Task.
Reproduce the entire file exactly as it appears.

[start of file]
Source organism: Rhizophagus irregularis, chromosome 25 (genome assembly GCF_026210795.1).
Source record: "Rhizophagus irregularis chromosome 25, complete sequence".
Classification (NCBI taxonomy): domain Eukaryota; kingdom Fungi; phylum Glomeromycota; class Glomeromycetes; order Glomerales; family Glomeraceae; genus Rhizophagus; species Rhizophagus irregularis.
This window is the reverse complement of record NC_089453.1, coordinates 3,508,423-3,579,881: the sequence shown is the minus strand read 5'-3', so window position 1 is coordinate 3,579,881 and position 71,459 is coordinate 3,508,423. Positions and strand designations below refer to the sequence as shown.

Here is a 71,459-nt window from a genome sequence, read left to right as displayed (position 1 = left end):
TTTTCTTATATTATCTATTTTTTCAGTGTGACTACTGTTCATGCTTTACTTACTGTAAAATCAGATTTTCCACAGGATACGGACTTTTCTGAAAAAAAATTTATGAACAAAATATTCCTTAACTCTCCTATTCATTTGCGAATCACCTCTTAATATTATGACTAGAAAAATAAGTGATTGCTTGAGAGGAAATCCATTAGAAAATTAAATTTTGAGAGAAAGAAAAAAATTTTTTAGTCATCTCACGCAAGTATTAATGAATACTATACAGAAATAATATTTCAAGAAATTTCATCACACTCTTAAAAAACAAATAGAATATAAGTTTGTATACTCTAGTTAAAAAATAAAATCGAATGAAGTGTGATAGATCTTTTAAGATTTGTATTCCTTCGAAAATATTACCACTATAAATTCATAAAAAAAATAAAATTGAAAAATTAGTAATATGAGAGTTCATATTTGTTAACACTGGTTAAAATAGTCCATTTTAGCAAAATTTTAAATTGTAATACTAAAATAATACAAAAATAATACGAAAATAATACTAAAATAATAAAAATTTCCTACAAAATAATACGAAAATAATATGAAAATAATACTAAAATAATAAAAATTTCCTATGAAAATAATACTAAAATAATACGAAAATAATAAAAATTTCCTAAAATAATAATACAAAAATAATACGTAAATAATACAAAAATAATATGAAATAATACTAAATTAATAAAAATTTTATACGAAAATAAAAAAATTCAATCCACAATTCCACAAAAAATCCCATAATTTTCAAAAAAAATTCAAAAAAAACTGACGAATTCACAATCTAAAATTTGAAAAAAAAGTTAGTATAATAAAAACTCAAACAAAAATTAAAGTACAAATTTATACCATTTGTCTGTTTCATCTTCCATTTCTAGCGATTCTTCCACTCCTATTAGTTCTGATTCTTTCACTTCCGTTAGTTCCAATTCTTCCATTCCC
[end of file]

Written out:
Source organism: Rhizophagus irregularis, chromosome 25 (genome assembly GCF_026210795.1).
Source record: "Rhizophagus irregularis chromosome 25, complete sequence".
Classification (NCBI taxonomy): domain Eukaryota; kingdom Fungi; phylum Glomeromycota; class Glomeromycetes; order Glomerales; family Glomeraceae; genus Rhizophagus; species Rhizophagus irregularis.
This window is the reverse complement of record NC_089453.1, coordinates 3,508,423-3,579,881: the sequence shown is the minus strand read 5'-3', so window position 1 is coordinate 3,579,881 and position 71,459 is coordinate 3,508,423. Positions and strand designations below refer to the sequence as shown.

Here is a 71,459-nt window from a genome sequence, read left to right as displayed (position 1 = left end):
TTTTCTTATATTATCTATTTTTTCAGTGTGACTACTGTTCATGCTTTACTTACTGTAAAATCAGATTTTCCACAGGATACGGACTTTTCTGAAAAAAAATTTATGAACAAAATATTCCTTAACTCTCCTATTCATTTGCGAATCACCTCTTAATATTATGACTAGAAAAATAAGTGATTGCTTGAGAGGAAATCCATTAGAAAATTAAATTTTGAGAGAAAGAAAAAAATTTTTTAGTCATCTCACGCAAGTATTAATGAATACTATACAGAAATAATATTTCAAGAAATTTCATCACACTCTTAAAAAACAAATAGAATATAAGTTTGTATACTCTAGTTAAAAAATAAAATCGAATGAAGTGTGATAGATCTTTTAAGATTTGTATTCCTTCGAAAATATTACCACTATAAATTCATAAAAAAAATAAAATTGAAAAATTAGTAATATGAGAGTTCATATTTGTTAACACTGGTTAAAATAGTCCATTTTAGCAAAATTTTAAATTGTAATACTAAAATAATACAAAAATAATACGAAAATAATACTAAAATAATAAAAATTTCCTACAAAATAATACGAAAATAATATGAAAATAATACTAAAATAATAAAAATTTCCTATGAAAATAATACTAAAATAATACGAAAATAATAAAAATTTCCTAAAATAATAATACAAAAATAATACGTAAATAATACAAAAATAATATGAAATAATACTAAATTAATAAAAATTTTATACGAAAATAAAAAAATTCAATCCACAATTCCACAAAAAATCCCATAATTTTCAAAAAAAATTCAAAAAAAACTGACGAATTCACAATCTAAAATTTGAAAAAAAAGTTAGTATAATAAAAACTCAAACAAAAATTAAAGTACAAATTTATACCATTTGTCTGTTTCATCTTCCATTTCTAGCGATTCTTCCACTCCTATTAGTTCTGATTCTTTCACTTCCGTTAGTTCCAATTCTTCCATTCCC